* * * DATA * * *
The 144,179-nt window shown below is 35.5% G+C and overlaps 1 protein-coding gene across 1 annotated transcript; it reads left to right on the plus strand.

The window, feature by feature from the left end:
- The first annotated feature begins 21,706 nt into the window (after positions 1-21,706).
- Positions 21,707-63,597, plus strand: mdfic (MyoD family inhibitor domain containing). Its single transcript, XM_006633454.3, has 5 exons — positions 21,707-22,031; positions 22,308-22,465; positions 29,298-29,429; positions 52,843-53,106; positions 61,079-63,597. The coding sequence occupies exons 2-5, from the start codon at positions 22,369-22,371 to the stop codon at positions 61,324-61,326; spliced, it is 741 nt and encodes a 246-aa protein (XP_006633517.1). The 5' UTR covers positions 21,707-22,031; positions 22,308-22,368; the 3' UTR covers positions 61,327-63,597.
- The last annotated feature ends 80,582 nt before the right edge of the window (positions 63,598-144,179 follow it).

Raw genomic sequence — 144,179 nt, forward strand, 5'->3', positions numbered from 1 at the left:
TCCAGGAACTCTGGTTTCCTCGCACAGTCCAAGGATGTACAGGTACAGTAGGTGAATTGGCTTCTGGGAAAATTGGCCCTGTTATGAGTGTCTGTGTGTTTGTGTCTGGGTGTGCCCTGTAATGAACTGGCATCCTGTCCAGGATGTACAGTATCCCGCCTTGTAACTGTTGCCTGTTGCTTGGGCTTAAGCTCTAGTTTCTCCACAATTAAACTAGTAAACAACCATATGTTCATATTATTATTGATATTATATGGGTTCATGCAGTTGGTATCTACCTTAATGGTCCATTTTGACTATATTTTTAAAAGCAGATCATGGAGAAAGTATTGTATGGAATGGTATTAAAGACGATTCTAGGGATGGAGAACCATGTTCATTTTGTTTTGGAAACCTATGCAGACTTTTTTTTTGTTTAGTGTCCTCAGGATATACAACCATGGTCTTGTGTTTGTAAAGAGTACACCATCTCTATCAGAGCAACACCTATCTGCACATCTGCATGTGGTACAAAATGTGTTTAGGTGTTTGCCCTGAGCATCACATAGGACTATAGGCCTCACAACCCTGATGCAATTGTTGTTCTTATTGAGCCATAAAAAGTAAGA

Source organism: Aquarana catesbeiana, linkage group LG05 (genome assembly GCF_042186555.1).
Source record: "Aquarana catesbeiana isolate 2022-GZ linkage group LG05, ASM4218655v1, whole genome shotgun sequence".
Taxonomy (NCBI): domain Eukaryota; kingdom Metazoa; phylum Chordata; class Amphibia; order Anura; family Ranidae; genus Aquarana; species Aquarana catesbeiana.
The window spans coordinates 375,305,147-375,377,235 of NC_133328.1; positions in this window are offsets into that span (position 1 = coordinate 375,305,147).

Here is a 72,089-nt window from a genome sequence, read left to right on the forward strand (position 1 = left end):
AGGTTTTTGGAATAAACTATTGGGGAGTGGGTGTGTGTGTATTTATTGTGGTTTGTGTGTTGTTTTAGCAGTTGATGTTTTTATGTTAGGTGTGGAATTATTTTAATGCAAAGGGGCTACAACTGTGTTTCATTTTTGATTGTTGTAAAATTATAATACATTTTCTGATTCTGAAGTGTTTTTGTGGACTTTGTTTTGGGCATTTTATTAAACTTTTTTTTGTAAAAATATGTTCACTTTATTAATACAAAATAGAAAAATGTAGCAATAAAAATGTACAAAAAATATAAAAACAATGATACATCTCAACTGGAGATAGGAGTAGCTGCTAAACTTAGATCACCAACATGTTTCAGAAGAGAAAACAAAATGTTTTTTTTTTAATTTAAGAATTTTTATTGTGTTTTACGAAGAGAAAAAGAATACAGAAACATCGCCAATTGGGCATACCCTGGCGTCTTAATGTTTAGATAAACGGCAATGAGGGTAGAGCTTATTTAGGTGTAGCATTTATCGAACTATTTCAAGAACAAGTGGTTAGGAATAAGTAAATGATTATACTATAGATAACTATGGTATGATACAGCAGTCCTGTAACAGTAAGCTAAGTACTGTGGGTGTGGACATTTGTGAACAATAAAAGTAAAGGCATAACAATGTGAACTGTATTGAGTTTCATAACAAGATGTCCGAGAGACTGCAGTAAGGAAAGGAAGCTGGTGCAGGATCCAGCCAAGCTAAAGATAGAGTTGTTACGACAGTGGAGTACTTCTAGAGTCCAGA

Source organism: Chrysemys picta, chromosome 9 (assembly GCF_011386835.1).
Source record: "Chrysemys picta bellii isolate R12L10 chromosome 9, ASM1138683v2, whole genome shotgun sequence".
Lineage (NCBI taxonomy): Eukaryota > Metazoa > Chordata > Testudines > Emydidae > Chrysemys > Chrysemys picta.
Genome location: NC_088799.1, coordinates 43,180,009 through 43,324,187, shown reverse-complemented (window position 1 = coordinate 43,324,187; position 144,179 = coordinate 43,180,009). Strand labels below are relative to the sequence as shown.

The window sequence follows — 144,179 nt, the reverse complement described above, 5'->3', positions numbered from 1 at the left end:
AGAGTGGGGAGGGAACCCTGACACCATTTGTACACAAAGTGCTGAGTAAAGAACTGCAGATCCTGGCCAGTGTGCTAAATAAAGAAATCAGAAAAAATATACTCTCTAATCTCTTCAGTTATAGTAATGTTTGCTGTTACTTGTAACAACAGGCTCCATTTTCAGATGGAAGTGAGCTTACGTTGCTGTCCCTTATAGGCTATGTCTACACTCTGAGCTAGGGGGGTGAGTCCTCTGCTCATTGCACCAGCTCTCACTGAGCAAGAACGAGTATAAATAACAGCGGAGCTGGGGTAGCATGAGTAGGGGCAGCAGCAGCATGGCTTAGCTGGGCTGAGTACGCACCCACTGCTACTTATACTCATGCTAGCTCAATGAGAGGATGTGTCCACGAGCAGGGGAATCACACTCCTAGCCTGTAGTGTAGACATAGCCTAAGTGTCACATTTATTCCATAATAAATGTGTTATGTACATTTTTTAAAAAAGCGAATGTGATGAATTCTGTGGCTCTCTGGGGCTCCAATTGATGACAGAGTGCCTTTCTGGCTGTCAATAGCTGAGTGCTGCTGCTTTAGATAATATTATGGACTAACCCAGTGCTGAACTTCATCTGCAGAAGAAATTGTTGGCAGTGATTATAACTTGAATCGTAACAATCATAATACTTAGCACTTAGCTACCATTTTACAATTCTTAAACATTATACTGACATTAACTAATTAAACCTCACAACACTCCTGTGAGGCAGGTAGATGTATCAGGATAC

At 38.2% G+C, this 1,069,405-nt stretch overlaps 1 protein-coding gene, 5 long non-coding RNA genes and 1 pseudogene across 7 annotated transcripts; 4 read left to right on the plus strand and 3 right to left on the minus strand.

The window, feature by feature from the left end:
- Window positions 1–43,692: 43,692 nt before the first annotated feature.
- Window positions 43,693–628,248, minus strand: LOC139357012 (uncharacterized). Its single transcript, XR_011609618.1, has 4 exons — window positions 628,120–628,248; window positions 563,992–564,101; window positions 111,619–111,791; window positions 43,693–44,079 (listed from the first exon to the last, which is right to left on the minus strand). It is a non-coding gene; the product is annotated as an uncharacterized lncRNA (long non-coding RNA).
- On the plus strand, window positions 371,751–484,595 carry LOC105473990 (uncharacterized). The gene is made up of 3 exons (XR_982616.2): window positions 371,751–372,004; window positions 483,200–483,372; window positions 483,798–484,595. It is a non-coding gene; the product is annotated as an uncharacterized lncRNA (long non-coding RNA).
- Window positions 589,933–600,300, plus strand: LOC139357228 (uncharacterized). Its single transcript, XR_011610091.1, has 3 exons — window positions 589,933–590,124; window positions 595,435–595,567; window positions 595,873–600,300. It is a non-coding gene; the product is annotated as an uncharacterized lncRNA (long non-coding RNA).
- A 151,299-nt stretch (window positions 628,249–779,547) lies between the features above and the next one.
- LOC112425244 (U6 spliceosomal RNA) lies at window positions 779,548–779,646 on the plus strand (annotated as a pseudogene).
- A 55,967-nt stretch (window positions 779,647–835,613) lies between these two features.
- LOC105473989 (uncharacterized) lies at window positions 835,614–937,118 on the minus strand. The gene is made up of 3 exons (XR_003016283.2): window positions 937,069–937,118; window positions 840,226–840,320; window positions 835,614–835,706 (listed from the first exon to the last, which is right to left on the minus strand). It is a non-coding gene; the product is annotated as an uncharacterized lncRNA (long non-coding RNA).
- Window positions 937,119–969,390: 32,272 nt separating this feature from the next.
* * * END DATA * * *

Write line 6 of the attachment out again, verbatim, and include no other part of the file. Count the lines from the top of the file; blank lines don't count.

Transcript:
Raw genomic sequence — 144,179 nt, forward strand, 5'->3', positions numbered from 1 at the left: